Kyle’s low-key personality will never get him confused with an ’85 Bear, but he delivered a legendary performance in Game 6, outpitching Clayton Kershaw at the end of this National League Championship Series and leading the Cubs to the World Series for the first time in 71 years.

Five outs away from the pennant, a raucous crowd of 42,386 at Wrigley Field actually booed star manager Joe Maddon when he walked out to the mound to take the ball from Kyle and bring in closer Aroldis Chapman. Kyle, the silent assassin, did briefly raise his hand to acknowledge the standing ovation before descending the dugout steps. 

After a 5-0 win, Kyle stood in roughly the same spot with Nike goggles on his head and finally looked a little rattled, his body shivering and teeth chattering in the cold, his Cubs gear soaked from the champagne-and-beer celebration.

“It’s always been an uphill climb for me, honestly,” Kyle said. “But that really has nothing to do with getting guys out. My focus from Day 1 – even when I was young, high school, college, all the way up until now – all it’s been is trying to make good pitches. 

“And as we moved up, you just saw that good pitches get good hitters out.” 

At a time when the game is obsessed with velocity and showing off for the radar gun, Kyle knows how to pitch, putting the ball where he wants when he wants, avoiding the hot zones that lead to trouble, mixing his changeups, fastballs and curveball in an unpredictable way that takes advantage of the team’s intricate scouting system and keeps hitters completely off-balance.

“Kyle didn’t even give them any air or any hope,” general manager Jed Hoyer said.

Amid the celebration, scouting/player-development chief Jason McLeod spotted Kyle’s dad and yelled at John: “You f------ called it!” John – who once worked in the Angels ticket office and as a golf pro in Southern California – had moved to Chicago two years ago to work for his good friend’s limo company and watch his son pitch at Wrigley Field. John had told McLeod that Kyle would one day help the Cubs win a championship.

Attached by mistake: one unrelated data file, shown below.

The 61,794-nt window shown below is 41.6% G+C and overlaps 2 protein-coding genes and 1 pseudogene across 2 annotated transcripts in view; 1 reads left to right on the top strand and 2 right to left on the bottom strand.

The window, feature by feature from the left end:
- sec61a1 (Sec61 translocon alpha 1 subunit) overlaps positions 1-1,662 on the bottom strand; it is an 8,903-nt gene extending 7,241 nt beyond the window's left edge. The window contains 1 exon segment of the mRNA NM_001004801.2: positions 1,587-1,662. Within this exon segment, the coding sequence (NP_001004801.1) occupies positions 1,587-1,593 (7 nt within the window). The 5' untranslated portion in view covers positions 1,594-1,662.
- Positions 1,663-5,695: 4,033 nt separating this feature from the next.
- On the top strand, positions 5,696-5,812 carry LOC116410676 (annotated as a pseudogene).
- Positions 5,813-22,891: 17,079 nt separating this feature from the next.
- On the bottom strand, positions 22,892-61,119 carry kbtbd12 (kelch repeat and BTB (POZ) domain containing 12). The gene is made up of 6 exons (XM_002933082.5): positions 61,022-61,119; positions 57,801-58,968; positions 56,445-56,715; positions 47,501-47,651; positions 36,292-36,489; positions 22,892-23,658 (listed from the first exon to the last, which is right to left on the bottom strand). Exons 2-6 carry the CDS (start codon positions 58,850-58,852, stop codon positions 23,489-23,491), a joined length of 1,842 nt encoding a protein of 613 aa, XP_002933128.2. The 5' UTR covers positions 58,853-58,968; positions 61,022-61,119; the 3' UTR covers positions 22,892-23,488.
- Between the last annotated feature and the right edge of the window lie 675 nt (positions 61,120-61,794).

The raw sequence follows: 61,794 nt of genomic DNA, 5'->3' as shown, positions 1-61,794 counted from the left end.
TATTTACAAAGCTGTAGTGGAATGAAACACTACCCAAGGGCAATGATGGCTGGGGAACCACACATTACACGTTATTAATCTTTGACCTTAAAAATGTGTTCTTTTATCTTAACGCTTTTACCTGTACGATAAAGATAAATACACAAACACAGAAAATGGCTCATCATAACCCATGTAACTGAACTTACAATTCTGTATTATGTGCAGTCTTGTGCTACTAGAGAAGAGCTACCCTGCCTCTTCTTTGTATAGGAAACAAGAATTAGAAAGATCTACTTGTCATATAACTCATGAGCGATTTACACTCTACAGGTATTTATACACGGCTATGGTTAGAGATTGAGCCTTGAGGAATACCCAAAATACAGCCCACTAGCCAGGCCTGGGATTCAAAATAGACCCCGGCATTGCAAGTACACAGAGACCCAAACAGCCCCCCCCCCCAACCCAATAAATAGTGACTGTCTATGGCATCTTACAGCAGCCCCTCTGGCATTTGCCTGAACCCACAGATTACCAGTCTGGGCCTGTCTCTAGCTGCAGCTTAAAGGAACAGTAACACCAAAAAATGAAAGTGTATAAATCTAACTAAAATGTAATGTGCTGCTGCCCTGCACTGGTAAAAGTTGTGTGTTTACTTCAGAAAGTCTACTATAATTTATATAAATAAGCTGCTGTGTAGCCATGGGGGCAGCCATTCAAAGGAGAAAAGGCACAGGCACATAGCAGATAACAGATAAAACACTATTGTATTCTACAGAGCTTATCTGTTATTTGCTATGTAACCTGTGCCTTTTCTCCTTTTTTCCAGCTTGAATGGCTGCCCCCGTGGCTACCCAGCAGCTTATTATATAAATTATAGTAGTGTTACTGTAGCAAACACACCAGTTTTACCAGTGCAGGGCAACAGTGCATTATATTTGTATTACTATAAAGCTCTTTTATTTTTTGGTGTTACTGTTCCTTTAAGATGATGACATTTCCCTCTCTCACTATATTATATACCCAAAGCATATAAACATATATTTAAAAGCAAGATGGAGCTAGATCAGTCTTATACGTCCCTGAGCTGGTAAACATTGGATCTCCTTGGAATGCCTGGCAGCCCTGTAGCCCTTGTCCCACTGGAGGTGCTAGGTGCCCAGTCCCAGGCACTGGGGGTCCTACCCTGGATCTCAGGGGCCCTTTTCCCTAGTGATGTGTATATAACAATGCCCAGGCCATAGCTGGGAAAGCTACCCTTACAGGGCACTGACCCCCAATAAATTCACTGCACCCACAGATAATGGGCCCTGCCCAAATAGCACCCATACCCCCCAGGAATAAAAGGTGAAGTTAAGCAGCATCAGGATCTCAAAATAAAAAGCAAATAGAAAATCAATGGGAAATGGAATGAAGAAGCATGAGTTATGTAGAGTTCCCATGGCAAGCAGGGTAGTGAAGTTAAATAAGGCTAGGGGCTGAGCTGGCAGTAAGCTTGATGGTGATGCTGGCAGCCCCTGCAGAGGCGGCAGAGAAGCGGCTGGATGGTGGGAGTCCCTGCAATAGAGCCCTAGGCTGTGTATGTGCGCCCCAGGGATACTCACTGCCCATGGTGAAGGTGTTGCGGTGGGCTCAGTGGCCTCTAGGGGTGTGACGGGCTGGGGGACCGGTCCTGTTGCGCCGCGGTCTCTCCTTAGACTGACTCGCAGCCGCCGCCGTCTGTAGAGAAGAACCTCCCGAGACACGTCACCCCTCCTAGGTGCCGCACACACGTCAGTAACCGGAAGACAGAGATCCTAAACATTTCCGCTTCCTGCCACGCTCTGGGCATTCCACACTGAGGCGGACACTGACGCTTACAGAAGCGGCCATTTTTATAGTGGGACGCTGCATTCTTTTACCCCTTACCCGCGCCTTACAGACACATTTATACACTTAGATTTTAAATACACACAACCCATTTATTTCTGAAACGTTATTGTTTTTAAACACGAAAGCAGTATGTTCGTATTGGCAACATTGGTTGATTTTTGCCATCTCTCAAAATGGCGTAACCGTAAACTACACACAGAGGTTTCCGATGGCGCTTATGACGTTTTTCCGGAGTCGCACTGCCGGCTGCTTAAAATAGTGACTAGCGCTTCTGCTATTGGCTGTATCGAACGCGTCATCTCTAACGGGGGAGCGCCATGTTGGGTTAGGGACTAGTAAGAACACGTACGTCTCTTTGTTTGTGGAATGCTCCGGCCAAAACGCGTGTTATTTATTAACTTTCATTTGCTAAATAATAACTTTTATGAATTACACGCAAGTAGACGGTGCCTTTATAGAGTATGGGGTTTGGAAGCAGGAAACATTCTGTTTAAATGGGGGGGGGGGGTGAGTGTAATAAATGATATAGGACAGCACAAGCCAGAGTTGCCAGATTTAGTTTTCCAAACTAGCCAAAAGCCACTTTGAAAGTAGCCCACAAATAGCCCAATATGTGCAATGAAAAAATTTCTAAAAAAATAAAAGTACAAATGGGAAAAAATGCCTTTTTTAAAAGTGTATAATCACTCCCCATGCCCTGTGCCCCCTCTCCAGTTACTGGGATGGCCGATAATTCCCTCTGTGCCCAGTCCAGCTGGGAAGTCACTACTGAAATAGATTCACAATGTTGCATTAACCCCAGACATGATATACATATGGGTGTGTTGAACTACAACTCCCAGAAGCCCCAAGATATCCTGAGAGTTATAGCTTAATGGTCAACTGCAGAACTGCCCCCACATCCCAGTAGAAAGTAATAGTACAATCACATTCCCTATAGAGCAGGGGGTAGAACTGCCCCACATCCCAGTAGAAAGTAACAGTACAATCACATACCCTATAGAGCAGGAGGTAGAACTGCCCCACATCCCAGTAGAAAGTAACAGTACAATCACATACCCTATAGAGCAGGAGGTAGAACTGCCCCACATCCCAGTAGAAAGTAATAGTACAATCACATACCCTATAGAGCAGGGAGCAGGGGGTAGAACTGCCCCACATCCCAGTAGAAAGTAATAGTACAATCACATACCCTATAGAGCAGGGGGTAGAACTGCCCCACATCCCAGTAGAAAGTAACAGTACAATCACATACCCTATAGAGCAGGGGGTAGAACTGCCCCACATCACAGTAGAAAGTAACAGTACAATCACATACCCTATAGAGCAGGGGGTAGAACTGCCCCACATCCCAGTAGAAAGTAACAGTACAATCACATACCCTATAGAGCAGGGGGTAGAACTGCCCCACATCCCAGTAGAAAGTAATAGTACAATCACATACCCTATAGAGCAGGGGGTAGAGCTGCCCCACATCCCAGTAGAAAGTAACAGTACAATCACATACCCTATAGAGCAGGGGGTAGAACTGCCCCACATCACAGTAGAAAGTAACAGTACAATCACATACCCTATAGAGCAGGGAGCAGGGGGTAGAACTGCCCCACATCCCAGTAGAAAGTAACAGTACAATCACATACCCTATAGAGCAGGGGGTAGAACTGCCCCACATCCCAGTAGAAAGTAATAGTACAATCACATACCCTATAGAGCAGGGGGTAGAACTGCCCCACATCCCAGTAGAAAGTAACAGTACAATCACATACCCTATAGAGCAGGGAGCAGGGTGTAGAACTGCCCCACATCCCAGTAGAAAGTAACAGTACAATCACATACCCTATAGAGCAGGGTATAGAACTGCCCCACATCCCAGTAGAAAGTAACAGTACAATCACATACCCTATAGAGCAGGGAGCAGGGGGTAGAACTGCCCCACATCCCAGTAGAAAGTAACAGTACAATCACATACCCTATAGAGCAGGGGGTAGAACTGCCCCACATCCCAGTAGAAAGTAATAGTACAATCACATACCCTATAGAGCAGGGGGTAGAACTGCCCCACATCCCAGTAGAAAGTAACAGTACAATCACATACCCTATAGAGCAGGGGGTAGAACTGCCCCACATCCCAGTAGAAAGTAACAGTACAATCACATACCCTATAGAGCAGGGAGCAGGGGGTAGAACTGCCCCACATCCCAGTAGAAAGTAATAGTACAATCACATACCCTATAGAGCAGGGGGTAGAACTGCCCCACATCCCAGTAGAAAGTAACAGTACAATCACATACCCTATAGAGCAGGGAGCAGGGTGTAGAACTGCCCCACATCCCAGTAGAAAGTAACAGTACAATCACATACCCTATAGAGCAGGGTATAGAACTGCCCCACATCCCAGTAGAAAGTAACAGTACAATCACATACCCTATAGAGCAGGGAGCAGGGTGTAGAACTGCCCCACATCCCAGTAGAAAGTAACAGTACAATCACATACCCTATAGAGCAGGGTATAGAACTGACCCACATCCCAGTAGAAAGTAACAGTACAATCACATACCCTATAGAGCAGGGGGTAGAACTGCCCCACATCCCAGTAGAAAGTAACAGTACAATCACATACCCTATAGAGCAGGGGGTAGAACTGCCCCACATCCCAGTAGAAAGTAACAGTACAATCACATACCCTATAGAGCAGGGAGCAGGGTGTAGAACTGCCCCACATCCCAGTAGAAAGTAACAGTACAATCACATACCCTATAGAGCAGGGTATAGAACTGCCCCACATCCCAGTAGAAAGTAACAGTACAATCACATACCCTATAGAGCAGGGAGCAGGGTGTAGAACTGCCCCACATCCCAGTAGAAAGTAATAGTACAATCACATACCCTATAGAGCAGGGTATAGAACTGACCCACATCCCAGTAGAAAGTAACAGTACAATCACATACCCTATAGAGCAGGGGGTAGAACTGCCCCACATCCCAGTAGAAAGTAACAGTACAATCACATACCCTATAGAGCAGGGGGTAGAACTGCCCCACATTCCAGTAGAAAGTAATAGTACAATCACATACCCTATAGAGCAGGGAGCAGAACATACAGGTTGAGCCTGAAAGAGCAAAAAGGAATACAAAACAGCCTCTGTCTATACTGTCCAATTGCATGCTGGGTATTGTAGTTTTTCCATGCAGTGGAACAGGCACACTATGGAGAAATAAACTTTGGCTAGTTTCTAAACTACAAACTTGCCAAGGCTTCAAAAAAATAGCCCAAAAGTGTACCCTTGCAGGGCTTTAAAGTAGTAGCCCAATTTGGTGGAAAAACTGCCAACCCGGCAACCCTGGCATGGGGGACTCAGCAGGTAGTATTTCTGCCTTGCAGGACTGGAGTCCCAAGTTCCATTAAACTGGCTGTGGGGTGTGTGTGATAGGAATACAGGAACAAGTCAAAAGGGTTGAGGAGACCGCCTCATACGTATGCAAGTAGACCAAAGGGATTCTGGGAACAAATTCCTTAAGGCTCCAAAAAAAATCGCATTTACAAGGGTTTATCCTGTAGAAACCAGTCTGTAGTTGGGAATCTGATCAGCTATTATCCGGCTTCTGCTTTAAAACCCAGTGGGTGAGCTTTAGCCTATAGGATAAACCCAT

“That was one of the best pitching performances I’ve ever seen,” McLeod said. “Ever.”

[SHOP: Buy a "Try Not to Suck" shirt with proceeds benefiting Joe Maddon's Respect 90 Foundation & other Cubs Charities] 

The media framed Kyle as The Other Pitcher, even though he won the ERA title this season, with all the pregame buzz surrounding Kershaw, the three-time Cy Young Award winner and 2014 NL MVP. Except Kershaw gave up five runs and got knocked out after five innings, while Kyle only gave up two singles to the 23 batters he faced, finishing with six strikeouts against zero walks and looking like he had even more left in the tank at 88 pitches.

“It was incredible,” Ben Zobrist said. “That was the easiest postseason game we’ve had yet and it was the clincher to go to the World Series. 

“He’s just so good, so mature for his age. He just has a knack to put the ball where he needs to. He’s smart and he’s clutch. He deserves to win the Cy Young this year.”

Where Kershaw’s presence loomed over the entire playoffs, Kyle has always been underestimated, coming into this season as a fourth or fifth starter with something to prove, and even he didn’t see all this coming. But big-game pitchers can come in all shapes and sizes and don’t have to throw 97 mph. 

“He wants the ball,” John said. “Every big game – I don’t care if it was Little League or wherever – he wants the ball. Plain and simple, (he’ll) get the job done.”